The Respondent is one of the oldest European car repair shop facilities in Brooklyn, New York, operating from the same location since 1969, and is well known as an independent European car repair shop, specializing in BMW, VW, Audi, Mini Cooper, Land Rover and Mercedes.
The Website does not make use of any of the Complainant’s word and logo trade marks and has no links to the Complainant’s own websites. The Respondent has its own unique mark, look and feel throughout the Website which make it clear to the average consumer that it is independent and unaffiliated with the Complainant.
The Respondent’s use of the Website amounts to fair use, in accordance with the Lanham Act and recent United States case law.
6. Discussion and Findings
6.1 Supplemental Filings
Panels have sole discretion, under paragraphs 10 and 12 of the Rules, whether to accept an unsolicited supplemental filing from either party, bearing in mind the need for procedural efficiency, and the obligation to treat each party with equality and ensure that each party has a fair opportunity to present its case. The party submitting its filing would normally need to show its relevance to the case and explain why it was unable to provide that information in the complaint or response (for example, owing to some exceptional circumstance).
Paragraph 12 of the Rules expressly provides that it is for the panel to request, in its sole discretion, any further statements or documents from the parties it may deem necessary to decide the case. Unsolicited supplemental filings are generally discouraged, unless specifically requested by the panel (see WIPO Overview of WIPO Panel Views on Selected UDRP Questions, Third Edition (“WIPO Overview 3.0”), section 4.6).
It is not usual practice, absent special circumstances and a satisfactory explanation from the party seeking to file supplementary submissions, for UDRP panels to allow reply or sur-reply submissions.
In the present proceeding, the Complainant has failed to address in its unsolicited reply any exceptional circumstances that would warrant the Panel exercising its discretion to allow the Complainant’s reply. The Respondent’s unsolicited supplemental filing has been filed in reply to the Complainant’s supplemental reply. The Panel further considers that it is not necessary for the Panel to take into account the parties’ reply submissions in order to fairly decide the present dispute.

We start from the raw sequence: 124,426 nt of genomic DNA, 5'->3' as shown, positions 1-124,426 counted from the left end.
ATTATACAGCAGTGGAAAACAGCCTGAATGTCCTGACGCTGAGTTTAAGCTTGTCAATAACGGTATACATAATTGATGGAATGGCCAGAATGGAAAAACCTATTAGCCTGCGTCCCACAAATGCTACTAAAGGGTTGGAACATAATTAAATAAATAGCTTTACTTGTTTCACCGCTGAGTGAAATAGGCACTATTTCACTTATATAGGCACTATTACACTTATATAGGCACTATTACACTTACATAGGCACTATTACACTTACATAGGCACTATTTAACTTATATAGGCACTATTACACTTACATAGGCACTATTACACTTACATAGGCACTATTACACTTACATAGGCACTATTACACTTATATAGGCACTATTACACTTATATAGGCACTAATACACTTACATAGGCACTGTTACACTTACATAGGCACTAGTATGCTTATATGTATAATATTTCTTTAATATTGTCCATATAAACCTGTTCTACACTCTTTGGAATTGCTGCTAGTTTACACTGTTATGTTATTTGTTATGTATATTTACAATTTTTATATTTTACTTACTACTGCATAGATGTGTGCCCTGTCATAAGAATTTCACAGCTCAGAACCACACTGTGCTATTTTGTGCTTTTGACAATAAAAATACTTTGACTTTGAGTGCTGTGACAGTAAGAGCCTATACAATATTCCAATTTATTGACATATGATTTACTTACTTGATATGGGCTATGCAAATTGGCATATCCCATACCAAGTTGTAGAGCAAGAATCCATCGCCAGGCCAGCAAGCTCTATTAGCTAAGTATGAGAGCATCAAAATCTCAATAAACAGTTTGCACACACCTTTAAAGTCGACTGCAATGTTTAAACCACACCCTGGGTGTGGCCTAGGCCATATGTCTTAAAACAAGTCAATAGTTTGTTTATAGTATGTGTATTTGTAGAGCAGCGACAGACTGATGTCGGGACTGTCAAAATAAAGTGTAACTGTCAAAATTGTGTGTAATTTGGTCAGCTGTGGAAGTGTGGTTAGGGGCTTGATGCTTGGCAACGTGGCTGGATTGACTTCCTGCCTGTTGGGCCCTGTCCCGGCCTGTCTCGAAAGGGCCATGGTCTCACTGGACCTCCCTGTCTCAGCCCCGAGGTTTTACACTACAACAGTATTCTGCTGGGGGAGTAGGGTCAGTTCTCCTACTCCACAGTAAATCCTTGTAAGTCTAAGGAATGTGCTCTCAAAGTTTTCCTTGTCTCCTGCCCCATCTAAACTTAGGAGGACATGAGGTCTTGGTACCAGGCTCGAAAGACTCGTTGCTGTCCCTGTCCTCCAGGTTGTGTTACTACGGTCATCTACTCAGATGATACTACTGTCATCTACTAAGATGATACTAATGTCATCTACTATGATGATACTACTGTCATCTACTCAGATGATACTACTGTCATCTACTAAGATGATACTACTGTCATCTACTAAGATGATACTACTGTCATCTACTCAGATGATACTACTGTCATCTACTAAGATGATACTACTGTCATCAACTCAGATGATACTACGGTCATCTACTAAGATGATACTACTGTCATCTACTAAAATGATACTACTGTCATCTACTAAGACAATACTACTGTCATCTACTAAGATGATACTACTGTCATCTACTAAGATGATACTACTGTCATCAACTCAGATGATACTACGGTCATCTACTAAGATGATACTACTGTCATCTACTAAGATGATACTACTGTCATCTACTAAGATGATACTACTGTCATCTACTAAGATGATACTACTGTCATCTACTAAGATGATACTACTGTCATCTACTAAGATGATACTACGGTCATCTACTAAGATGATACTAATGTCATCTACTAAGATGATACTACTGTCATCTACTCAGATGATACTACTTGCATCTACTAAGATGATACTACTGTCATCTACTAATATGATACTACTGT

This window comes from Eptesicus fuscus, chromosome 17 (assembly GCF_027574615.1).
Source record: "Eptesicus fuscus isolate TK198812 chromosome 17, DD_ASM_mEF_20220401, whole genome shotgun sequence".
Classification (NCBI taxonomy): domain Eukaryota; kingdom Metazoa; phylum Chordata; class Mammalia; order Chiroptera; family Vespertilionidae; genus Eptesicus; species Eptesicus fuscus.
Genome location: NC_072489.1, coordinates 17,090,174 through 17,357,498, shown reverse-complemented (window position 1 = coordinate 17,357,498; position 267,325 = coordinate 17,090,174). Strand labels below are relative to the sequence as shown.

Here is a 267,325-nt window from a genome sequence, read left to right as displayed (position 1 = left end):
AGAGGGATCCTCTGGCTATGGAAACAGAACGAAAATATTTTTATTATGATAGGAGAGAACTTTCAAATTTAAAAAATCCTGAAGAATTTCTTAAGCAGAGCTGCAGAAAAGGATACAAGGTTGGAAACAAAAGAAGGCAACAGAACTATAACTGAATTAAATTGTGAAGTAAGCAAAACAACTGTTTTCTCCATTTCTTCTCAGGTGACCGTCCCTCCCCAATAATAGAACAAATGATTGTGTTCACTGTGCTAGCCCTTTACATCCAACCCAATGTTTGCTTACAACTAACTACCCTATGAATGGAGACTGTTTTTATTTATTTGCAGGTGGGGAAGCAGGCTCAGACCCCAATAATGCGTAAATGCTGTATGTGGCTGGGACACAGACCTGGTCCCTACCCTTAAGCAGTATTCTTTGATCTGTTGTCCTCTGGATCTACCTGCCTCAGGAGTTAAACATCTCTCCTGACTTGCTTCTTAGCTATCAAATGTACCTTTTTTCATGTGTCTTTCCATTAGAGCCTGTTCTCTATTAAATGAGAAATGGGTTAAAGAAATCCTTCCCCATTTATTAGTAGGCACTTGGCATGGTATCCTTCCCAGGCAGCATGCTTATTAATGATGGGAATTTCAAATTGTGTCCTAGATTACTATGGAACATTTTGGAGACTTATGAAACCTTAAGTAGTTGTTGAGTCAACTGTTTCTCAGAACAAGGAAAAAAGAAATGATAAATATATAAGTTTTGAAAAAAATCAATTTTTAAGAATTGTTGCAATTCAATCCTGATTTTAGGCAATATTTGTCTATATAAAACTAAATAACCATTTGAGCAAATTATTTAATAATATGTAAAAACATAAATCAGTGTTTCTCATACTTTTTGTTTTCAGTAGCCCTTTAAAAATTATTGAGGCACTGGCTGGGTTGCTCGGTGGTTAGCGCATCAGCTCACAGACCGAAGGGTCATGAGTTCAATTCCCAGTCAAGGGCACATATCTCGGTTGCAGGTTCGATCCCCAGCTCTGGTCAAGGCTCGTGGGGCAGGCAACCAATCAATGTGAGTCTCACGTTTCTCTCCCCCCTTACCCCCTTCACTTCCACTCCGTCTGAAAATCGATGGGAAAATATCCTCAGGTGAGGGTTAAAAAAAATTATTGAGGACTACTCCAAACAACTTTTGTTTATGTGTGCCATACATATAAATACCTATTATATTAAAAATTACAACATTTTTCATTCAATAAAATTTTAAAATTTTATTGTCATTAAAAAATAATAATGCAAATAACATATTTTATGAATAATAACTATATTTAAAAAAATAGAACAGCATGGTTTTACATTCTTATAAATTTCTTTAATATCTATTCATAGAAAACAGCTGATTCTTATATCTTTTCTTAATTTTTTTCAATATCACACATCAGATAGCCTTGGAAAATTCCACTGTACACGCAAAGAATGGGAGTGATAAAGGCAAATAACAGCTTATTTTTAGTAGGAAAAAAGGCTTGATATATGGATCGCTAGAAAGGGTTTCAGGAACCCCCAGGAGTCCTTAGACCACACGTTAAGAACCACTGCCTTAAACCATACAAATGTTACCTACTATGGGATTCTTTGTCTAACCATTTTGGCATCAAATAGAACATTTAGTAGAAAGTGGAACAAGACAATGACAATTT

In all the circumstances, the Panel therefore determines that it will not admit the Complainant’s supplemental reply and the Respondent’s supplemental reply.
6.2 Substantive Elements of the Policy
The Complainant must prove each of the three elements in paragraph 4(a) of the Policy in order to prevail.
A. Identical or Confusingly Similar
The Panel finds that the Complainant has rights in the Trade Mark acquired through use and registration.
The disputed domain name incorporates the entirety of the Trade Mark (see WIPO Overview 3.0, section 1.7) together with the word “brooklyn”.
Where a relevant trade mark is recognisable within a disputed domain name, the addition of other terms (whether descriptive, geographical, pejorative, meaningless, or otherwise) does not prevent a finding of confusing similarity under the first element (see WIPO Overview 3.0, section 1.8).
The Panel therefore finds that the disputed domain name is confusingly similar to the Trade Mark.
B. Rights or Legitimate Interests
Paragraph 4(c) of the Policy provides a list of non-exhaustive circumstances any of which is sufficient to demonstrate that a respondent has rights or legitimate interests in a disputed domain name:
(i) Before any notice to the respondent of the dispute, the respondent’s use of, or demonstrable preparations to use, the disputed domain name or a name corresponding to the disputed domain name in connection with a bona fide offering of goods or services; or
(ii) The respondent (as an individual, business, or other organization) has been commonly known by the disputed domain name even if the respondent has acquired no trade mark or service mark rights; or